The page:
Mr. Darryl Adams
"When I started the Tornado Brass Band, we were oddballs because we did stuff that wasn't traditional, squeezing R&B licks into the music, but I never forgot what the old men used to say, and it's true to this day: If you don't learn the traditional music, you won't know where to go. You'll only be guessing. That's why it's always been my dream to play with the Preservation Hall band; through everything I ever did, that was always in the back of my mind."
- Darryl Adams
Alto saxophonist Darryl “Little Jazz” Adams started playing music when he was six years old. At school, he performed in concert and symphony bands, and on the weekends, in dance combos. His mentors were Danny Barker in the Fairview Baptist Church Band and alto saxophonist Harold Dejan, leader of the Olympia Brass Band, who took Adams under his wing when he was sixteen. He also played rhythm and blues in the Fabulous Phantoms, which opened for the Meters, and many other groups. In 1975 Adams composed “Blackbird Special,” a song that pioneered a new sound popular with younger brass band fans by fusing jazz, funk, and brass band styles. Adams also wrote “Tornado Special” and “Hot Dog Man.” A lover of tradition and the leader of the Tornado Brass Band, Adams says when you’re in a second line, you have to watch the people: “If you’re just playing, you’ll never learn.”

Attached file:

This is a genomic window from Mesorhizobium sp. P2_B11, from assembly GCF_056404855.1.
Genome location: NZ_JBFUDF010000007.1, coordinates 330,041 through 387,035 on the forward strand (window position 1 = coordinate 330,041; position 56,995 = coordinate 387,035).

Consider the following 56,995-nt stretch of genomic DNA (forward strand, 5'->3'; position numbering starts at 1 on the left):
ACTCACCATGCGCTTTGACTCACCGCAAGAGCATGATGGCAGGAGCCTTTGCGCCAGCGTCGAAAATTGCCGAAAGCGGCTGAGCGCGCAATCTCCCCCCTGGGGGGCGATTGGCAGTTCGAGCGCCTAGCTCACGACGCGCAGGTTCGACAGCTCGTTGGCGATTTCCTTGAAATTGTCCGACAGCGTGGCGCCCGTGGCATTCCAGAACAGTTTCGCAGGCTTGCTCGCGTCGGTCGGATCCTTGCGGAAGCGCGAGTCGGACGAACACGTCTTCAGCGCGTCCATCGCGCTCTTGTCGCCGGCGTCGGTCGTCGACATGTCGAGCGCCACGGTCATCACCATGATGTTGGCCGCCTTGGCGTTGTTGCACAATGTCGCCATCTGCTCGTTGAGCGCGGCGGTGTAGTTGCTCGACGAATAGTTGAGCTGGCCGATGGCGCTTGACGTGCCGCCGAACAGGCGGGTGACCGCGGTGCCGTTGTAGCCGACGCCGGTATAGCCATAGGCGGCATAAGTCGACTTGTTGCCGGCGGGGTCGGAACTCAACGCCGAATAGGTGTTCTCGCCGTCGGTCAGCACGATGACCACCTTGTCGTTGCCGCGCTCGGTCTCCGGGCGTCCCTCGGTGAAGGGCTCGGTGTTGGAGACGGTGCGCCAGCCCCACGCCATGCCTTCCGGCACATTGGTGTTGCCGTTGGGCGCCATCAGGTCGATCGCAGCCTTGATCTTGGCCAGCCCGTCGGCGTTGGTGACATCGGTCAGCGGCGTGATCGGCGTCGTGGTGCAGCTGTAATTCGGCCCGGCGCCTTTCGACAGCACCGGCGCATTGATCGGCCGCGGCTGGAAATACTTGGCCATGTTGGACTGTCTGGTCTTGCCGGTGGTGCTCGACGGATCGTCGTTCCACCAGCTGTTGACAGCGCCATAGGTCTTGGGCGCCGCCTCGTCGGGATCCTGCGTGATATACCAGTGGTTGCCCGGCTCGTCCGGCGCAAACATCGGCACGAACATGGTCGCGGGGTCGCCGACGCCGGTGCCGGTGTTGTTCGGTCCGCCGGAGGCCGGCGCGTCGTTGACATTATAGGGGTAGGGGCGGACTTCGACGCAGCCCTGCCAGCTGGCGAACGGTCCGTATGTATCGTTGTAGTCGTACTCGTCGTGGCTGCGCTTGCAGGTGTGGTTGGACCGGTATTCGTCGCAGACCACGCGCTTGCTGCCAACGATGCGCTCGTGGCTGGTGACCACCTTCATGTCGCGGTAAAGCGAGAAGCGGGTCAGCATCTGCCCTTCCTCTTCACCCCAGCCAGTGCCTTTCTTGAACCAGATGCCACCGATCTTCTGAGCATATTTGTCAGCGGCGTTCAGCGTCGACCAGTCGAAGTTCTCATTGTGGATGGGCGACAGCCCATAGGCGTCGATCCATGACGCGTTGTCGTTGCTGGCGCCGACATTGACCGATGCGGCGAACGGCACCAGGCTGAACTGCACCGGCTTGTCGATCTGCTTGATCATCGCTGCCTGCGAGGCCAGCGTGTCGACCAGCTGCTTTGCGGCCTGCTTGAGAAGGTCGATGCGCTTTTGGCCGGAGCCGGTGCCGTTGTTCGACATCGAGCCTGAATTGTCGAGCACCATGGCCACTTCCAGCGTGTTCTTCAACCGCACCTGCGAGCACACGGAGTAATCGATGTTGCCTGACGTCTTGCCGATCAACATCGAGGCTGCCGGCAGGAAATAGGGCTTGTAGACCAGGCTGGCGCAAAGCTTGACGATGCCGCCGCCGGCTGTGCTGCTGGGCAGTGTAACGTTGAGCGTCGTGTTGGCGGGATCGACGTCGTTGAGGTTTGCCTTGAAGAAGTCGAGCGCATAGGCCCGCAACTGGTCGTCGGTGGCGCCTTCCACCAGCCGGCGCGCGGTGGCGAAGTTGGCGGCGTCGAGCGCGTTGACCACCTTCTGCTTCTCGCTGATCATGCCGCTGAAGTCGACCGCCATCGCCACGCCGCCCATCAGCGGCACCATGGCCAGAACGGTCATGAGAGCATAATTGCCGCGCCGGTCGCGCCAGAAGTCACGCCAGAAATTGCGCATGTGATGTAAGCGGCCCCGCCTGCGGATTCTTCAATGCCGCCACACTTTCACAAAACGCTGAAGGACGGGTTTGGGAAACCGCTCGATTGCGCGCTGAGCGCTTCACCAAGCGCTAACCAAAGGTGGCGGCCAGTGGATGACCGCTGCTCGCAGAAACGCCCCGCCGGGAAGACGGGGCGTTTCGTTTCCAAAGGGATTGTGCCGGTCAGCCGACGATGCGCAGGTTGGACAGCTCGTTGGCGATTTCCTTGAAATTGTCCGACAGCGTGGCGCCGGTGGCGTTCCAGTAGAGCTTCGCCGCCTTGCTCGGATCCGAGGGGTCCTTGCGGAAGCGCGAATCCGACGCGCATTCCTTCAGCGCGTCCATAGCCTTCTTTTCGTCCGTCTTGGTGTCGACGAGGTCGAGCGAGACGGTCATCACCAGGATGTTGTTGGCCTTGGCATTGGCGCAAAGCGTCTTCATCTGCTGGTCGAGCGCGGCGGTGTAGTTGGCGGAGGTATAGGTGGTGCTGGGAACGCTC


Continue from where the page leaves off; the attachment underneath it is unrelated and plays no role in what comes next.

Photo courtesy of Shannon Brinkman.
Excerpted from “Preservation Hall: Portraits By Shannon Brinkman and Interviews by Eve Abrams” (LSU Press)
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